The human touch
What does it mean to reach out and touch someone now?
One of the best days of the year in our neighborhood is the day of the Charlotte Marathon. The marathon route comes within a couple blocks of our house, and every year there’s a big street party with a band and kids and dogs and food and beer at 9 in the morning.
Our section is around mile 18, a time when a lot of the runners are clearly hurting—hell, sometimes I get achy if I drive 18 miles. Maybe this is wishful thinking, but it seems like the runners get a little boost when they get to our area. We ring cowbells and hold up signs and cheer them on. They smile, or at least try to smile, assuming they’re not in a full body cramp.
This year, as the runners started passing through in clumps, a few kids lined up on both sides of the road and reached out to slap hands with the runners. It’s a perfectly normal thing … or at least it was in normal times. Now it’s a little startling to see strangers touch one another again.
We’re sort of stuck in this weird pandemic transition period. COVID is still very much with us—just ask the folks on the Majestic Princess. Most places have quit requiring masks and most people have quit wearing them. But we haven’t come together as a society to decide how we should greet one another these days. There’s a lot of moments when one person moves in with open arms and the other stiffens up and it feels like an awkward first date. You’ve got one guy reaching out for a handshake and the other doing a fistbump and then they both switch at the same time and everybody’s got jammed fingers.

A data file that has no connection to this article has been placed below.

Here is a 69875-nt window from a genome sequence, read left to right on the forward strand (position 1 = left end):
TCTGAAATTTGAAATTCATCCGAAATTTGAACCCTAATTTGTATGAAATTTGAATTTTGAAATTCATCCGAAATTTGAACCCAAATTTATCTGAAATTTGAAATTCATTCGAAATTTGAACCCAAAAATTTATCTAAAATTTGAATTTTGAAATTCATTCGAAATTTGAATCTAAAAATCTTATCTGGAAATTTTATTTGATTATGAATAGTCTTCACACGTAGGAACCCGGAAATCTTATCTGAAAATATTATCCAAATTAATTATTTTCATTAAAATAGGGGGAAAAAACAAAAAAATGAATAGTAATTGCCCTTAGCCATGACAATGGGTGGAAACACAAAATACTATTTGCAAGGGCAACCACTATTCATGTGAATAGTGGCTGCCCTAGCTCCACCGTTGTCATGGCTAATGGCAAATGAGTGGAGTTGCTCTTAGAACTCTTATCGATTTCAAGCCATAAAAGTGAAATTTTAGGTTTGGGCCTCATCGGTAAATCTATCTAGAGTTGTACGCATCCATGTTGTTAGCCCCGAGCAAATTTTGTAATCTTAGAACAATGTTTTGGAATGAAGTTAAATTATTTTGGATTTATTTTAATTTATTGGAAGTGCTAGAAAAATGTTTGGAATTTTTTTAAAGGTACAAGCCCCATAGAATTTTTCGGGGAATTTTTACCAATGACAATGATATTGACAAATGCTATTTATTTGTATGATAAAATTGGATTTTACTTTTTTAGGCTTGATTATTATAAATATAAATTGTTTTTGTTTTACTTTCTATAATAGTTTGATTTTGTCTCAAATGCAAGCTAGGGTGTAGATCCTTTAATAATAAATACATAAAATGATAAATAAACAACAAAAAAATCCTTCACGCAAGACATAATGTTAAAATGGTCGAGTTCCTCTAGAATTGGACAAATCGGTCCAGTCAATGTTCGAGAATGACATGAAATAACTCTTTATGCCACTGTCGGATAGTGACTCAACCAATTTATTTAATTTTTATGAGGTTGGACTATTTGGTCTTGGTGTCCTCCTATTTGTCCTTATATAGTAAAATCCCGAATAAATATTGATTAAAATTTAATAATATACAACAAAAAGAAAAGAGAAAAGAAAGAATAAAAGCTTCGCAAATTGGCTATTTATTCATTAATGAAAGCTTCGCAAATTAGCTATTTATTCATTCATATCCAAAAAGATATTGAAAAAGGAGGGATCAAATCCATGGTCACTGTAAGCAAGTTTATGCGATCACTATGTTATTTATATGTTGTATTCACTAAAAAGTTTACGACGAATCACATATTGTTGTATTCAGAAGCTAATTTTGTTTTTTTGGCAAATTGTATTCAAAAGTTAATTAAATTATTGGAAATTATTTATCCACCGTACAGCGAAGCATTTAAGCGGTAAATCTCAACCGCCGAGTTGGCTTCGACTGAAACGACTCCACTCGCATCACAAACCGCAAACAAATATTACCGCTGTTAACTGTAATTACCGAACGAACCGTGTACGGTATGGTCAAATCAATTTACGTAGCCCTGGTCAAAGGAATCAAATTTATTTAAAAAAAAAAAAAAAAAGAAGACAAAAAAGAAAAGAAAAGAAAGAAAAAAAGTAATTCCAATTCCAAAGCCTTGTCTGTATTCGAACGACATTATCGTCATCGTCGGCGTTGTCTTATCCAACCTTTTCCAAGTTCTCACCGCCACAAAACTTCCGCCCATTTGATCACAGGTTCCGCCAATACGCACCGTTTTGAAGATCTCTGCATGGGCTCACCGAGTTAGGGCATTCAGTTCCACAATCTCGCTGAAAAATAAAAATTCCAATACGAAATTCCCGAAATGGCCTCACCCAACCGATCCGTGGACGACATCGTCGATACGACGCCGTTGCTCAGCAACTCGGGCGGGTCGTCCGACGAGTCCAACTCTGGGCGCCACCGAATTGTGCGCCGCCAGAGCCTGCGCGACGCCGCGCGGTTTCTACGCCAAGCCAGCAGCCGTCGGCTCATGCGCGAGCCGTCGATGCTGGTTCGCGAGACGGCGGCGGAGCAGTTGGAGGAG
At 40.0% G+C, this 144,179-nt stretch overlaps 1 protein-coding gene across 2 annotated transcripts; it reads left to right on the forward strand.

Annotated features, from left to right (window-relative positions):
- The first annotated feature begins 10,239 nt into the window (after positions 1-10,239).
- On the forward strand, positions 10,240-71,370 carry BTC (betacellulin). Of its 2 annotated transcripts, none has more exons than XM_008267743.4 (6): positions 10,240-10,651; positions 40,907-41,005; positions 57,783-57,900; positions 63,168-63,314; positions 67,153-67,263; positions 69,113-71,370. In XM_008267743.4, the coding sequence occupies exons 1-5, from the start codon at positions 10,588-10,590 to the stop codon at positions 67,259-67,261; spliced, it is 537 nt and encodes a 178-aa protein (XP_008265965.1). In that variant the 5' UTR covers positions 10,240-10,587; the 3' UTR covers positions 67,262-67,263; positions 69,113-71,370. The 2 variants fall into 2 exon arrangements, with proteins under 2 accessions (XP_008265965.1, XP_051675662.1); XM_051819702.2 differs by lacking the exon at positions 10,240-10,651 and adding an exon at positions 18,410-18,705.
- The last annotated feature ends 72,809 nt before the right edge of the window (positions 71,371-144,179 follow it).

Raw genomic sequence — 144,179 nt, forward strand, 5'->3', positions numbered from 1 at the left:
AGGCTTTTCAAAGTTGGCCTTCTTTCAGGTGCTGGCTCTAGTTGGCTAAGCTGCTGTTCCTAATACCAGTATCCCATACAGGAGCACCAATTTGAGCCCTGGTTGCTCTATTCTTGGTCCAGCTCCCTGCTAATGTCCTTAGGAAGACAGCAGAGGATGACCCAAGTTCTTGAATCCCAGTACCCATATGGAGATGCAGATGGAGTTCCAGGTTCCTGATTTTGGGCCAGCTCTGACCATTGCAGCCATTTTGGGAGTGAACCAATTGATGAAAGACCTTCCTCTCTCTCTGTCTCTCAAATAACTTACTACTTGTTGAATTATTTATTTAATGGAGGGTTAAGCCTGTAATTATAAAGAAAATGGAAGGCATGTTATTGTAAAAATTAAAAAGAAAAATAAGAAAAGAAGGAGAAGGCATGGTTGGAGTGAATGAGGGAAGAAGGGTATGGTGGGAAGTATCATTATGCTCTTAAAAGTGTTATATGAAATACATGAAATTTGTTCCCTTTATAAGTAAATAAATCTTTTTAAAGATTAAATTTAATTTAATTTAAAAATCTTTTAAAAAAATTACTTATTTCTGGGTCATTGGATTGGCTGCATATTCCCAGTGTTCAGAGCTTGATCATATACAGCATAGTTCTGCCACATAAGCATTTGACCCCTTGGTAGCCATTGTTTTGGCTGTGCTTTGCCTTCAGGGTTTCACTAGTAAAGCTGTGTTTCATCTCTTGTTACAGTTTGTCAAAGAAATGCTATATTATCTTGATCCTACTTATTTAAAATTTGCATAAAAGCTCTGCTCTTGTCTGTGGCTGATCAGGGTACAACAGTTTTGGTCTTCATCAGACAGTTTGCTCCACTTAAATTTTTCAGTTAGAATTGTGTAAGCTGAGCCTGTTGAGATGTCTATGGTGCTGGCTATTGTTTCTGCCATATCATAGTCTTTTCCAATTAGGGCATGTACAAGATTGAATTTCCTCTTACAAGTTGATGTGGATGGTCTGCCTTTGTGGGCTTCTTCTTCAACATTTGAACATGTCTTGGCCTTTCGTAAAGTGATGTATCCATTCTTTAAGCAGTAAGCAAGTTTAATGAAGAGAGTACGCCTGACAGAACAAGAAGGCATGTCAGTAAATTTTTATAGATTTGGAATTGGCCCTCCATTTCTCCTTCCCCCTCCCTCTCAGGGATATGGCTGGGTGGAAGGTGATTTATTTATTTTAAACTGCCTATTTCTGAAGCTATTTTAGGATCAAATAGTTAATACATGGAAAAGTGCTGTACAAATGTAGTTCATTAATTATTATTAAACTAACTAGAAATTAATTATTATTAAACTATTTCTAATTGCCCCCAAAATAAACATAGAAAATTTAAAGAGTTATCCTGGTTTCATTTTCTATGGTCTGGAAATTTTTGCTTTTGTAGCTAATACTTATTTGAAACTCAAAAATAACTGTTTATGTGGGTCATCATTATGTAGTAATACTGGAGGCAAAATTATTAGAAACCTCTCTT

I have realized during the pandemic that I’m a hugger. I didn’t know that until I went without a hug from so many for so long. I needed the little touch on the hand from somebody telling me a story. I needed the bro-hug from my buddies. I even needed the quick elbow to the ribs from somebody punctuating a terrible joke. Get it?
I’m convinced at this point that you can find a study to prove pretty much anything you want, but along these lines, there’s a study of NBA teams that showed the teams that touched one another the most during games tended to be more successful. This helps explain why a free-throw shooter gets five from his teammates even after he or she completely bricks a free throw.
Everybody’s different, and some people most definitely do not like to be touched. But touching is one of the fundamental ways humans communicate. It’s how we show friendship or respect or intimacy. It’s how we help understand one another and interpret the world around us. During the pandemic, when it comes to touch, we were walking around senseless.
I’m not sure what the CDC would say about those kids slapping hands with those sweaty runners, much less those runners slapping hands with those kids (you have no idea where those hands have been). I still get a little shiver when I see a bunch of bodies pressed together at a concert or a ballgame. To be close enough for skin on skin is to be close enough for breath on breath, and that’s still scary, and potentially dangerous. In the right setting, it’s also exhilarating and fulfilling and fun.
One thing these past few years have done to us, medically and otherwise, is make us more afraid of one another. Some days the whole world feels like a bad neighborhood. It’s draining just to get the little stuff done every day. Sometimes just a little touch from another human being is all it takes to charge the battery. I’d like to believe that those little kids helped those marathon runners. Maybe, in some small way, that bit of touch helped them get to the end of the race.
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